Mountain City resident Kathy Motsinger reflects on her tragic personal loss to suicide, and works to ensure others will never have to experience the pain it brings. Submitted photo
By Jill Penley
Suicide continues among the leading cause of death nationally and impacts the lives of countless Americans. As World Suicide Prevention Day 2020 falls smack dab in the middle of a world pandemic, which has upended nearly every aspect of people’s lives and mental health is no exception.The special day, Sept 10, is set aside to bring awareness and understanding to those who have been impacted by suicide and initiate preventative measures.
Preventing suicide is a personal mission of Kathy Motsinger, Johnson County Senior Center Director, especially since she lost both her son and her husband. “It’s something I never talk about and usually chose not to,” she explained, “but we are living in difficult times during this pandemic, and hopefully, my speaking out will help someone.”
Motsinger says she is reluctant to discuss the reason for their deaths or even say the dreadful word “suicide,” advising when people inquire, she typically responds with “they were sick” instead of using the other word.
There is a wide-ranging list of symptoms of suicidal tendencies, including threatening or talking about suicide, excessive sadness or moodiness, and withdrawal from friends or social activities. It is important to be attuned, as well, to statements that might indicate that a loved one no longer cares about life or feels they are a burden. The pandemic’s effect on already rising suicide rates heightens worry.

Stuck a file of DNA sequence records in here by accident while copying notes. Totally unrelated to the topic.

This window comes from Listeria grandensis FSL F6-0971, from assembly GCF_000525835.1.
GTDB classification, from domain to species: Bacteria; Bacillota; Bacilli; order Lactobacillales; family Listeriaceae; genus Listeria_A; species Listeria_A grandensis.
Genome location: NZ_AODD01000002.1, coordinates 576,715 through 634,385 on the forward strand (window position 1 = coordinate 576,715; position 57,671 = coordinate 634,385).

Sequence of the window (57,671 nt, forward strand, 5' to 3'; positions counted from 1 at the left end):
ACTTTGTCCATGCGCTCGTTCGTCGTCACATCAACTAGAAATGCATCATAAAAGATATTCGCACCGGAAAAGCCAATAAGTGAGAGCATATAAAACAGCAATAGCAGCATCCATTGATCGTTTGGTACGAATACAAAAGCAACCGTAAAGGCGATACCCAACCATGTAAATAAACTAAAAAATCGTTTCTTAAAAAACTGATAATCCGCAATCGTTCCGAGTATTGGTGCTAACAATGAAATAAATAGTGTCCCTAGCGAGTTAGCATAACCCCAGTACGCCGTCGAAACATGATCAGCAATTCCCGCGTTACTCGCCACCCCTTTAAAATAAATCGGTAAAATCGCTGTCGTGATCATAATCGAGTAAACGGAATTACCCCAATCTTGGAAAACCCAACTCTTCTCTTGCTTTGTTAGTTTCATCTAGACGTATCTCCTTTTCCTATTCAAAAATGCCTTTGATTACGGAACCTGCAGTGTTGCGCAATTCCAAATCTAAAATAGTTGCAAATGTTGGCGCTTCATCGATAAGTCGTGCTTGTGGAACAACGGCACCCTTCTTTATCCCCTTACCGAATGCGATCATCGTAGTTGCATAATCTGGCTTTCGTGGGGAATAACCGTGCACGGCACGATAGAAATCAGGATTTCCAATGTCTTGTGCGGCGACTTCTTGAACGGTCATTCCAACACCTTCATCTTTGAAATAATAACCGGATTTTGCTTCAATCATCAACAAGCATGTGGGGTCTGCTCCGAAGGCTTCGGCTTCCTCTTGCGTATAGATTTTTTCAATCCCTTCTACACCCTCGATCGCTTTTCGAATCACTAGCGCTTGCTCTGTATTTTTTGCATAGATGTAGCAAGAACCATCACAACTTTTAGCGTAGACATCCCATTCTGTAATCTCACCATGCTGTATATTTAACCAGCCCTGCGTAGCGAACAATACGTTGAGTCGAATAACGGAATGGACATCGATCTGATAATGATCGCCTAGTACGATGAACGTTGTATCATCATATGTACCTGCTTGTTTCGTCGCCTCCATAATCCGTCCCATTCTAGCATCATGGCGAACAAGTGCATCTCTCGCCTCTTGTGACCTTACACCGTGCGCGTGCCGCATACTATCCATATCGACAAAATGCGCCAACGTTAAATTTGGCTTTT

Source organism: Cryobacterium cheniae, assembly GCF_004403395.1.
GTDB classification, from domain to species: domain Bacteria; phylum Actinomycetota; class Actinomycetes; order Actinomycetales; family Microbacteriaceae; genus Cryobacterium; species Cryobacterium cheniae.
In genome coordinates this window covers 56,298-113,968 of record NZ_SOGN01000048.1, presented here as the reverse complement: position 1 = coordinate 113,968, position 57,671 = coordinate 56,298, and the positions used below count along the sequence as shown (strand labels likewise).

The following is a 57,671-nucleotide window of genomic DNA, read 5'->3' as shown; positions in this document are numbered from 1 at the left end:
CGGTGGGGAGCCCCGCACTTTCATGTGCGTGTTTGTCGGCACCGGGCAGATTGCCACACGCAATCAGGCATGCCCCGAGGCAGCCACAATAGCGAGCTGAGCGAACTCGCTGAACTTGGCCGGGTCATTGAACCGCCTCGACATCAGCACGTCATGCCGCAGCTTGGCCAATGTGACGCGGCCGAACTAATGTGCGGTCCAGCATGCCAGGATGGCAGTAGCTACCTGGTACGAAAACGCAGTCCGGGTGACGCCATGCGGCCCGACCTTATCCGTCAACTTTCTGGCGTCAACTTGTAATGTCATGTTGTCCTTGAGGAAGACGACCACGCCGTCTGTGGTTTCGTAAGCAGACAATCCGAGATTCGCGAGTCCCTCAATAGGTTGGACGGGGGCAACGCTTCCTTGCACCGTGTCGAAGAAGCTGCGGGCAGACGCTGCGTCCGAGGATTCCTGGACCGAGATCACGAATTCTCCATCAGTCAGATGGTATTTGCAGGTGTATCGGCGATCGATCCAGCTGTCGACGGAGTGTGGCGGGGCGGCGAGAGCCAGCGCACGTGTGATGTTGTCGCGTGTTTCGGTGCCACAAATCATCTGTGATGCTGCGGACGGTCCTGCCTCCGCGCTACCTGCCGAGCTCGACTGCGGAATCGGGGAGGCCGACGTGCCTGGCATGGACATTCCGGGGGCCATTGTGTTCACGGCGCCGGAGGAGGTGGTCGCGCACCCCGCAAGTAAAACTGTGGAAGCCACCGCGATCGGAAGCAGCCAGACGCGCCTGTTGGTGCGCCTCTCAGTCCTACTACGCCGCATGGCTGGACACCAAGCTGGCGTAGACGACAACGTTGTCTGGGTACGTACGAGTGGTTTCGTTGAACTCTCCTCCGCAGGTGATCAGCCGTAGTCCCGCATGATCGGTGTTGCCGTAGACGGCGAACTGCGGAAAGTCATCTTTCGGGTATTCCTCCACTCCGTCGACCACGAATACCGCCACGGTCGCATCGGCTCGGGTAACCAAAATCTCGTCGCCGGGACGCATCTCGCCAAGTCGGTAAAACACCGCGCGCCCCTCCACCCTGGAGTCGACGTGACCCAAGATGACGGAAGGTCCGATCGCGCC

“Mental health is something that has become dear to my heart and during COVID-19,” said Motsinger. “More people have died from suicide than the coronavirus, and the number is completely shocking and breaks my heart.”
With isolation and loneliness growing among older adults in the age of COVID, the risk of death by suicide in this age group increases significantly.
“Our senior population is feeling isolated while being quarantined and becoming depressed,” said Motsinger. “We are seeing it with our senior center members.” She challenges everyone to check on elderly neighbors or call someone who is isolated and alone. “It will mean the world to them,” she said, “and will bless you more than it will them.”
“I have realized how important it is to live every day like it’s your last,” said Motsinger. “We never know what tomorrow holds, but we can make a difference in someone’s life today.”